After Sidney Lumet’s return to directing last year with indie film Find Me Guilty, many people thought that he would stay an independent director. Well at the moment, that seems to be where he’s staying, which in this case is a very good thing.
His vision for this very simple idea turned the film into a very interesting ordeal. As we all know, certain films couldn’t be the same without Lumet’s immaculate direction. This is one of those films. He turns the already intense script into a film that is about harsh realization of the world, and the people that inhabit it.
The screenplay was written by one of the year’s many new talents, Kelly Masterson. The script about 2 brothers that rob a jewelry story, and it all goes wrong sounds quite cliched, but this script follows a different track then one would expect. Turn after turn, this film contains some of the most appealing ideas of the year. Along with this, the 2 brothers are very, very well written, but sadly the rest of the cast is written fairly bland-like. This is diappointing for the fans of Marisa Tomei, who’s character is on the screen for about 10 minutes of the entire film. Other than this flaw, the whole premise is wonderful, and I hope to see more of this person’s work, when they do more that is.
A warning to all : This is NOT a bang-bang shoot ’em up type flick. There is very limited violence.
The acting of this tremendous ensemble cast is great. From the powerhouse performance of Phillip Seymour Hoffman, to the subtle performance of Albert Finney, the main actors all do a wonderful job.We’ll start with the disappointingly short performance by Marisa Tomei. Along with the sad fact she is in the film for less than 10% of it, she also doesn’t have much to work with. For every scene with dialog and meaning she has, there are 2 with her just topless, listening to the other characters. The only good thing that came out of this whole ‘character’ was that Tomei made the role at least bearable.
Onto Albert Finney’s great work as “Charles“, the father of the 2 brothers. He has a fair amount of screentime, slightly less than Ethan Hawke’s amount of screen. His character is very well written, and all a lot of the plot is what gives him so much to work with. He goes through a wide variety of emotions in a short, but considerable amount of time, which adds to the pleasure of watching the movie. Overall, this is just another great performance to add to his already outstanding resume, and if the Academy is going to go all veteran-nominated this year, Finney should be way up there for Best Actor in a Supporting Role.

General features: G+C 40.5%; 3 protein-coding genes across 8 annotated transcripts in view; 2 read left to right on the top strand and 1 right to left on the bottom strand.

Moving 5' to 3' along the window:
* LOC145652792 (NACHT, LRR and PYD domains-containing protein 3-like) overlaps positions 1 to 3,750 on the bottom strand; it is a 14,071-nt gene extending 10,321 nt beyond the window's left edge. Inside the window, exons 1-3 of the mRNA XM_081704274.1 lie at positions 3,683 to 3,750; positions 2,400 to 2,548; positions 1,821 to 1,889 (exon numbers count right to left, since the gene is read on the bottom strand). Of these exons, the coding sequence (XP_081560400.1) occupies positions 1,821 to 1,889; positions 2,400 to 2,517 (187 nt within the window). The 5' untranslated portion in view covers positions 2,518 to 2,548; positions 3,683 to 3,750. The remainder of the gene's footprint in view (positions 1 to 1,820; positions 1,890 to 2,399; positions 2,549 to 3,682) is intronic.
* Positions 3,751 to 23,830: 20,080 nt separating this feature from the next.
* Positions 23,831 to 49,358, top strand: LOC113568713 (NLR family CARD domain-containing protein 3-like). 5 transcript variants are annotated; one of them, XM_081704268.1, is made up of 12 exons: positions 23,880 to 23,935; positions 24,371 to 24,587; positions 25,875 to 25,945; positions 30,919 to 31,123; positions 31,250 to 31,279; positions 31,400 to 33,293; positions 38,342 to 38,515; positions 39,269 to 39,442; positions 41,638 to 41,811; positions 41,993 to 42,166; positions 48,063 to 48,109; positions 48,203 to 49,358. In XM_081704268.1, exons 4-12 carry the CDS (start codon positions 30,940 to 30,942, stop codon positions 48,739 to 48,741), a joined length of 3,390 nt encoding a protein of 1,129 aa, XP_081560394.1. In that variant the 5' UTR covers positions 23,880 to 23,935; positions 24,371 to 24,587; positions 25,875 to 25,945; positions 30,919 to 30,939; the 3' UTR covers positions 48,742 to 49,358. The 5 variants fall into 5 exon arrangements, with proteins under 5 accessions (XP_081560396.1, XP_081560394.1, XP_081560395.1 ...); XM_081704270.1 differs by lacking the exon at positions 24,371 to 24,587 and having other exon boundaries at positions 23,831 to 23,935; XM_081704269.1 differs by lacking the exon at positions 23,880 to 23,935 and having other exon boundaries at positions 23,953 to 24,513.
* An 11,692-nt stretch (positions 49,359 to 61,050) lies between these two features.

Even though Ethan Hawke’s role as “Hank” is played off as one of the leading roles, I’d consider him borderline leading, only because more of the story is devoted to Hoffman’s character and his life. Anyways, Hawke’s character is the most complex in the whole film. A brother that witnesses a horrible tragedy, and the events that ensue afterwards makes his character all the more interesting. This role is also quite the change in character for Hawke, so it was surprising to see him pull of the role with such poise. Delivering every heartbroken line with sorrow in one scene, and screaming out his pain in another, this role is very versatile, and Hawke just nails it. Since Before Sunrise, we’ve known Ethan Hawke has immense talent, and this film just shows it further.
Onto the performance of the film, and the main reason I caught this in the first place. This reason is Phillip Seymour Hoffman as “Andy“. This role is written very well, but the character doesn’t go through many changes at all. He basically is just angry a lot of the time, insincere, oddly humorous and at times ponders situations. Well, for such a compact character, Hoffman finds away to make him the most interesting of the cast. He captivates the audience with his quick transitions; going from playful to over the top anger. Basically what I’m saying is his mere presence on the screen makes you drop your jaw, because he has an very vibrant way to him that makes you sympathize for him, even if you know he is in the wrong. As well know, Phillip Seymour Hoffman can do so much with so little, and in this film he shows what he can do when that little is just slightly bigger.
There weren’t many technical aspects to work with, but when ‘techs’ were important, the technical team really came through. The first of the two standouts in the field for this film was the score, done by Carter Burwell. Innovative, captivating, but yet not good enough to garner a nomination as of now in the year. Too strong a category for me, but hopefully the academy will recognize his genius… someday. To conclude my review, the most outstanding tech of the film was the film editing, because without it, the film would not have been as original without it.
Nominations for Before the Devil Knows You’re Dead
Best Actor in a Leading Role – Phillip Seymour Hoffman (#2) (could be my win. i need to think about it more)
Best Original Screenplay – Kelly Masterson (#5)
Best Film Editing – (#1!)
3 Nominations and 1 Win.
Rating : 8.5/10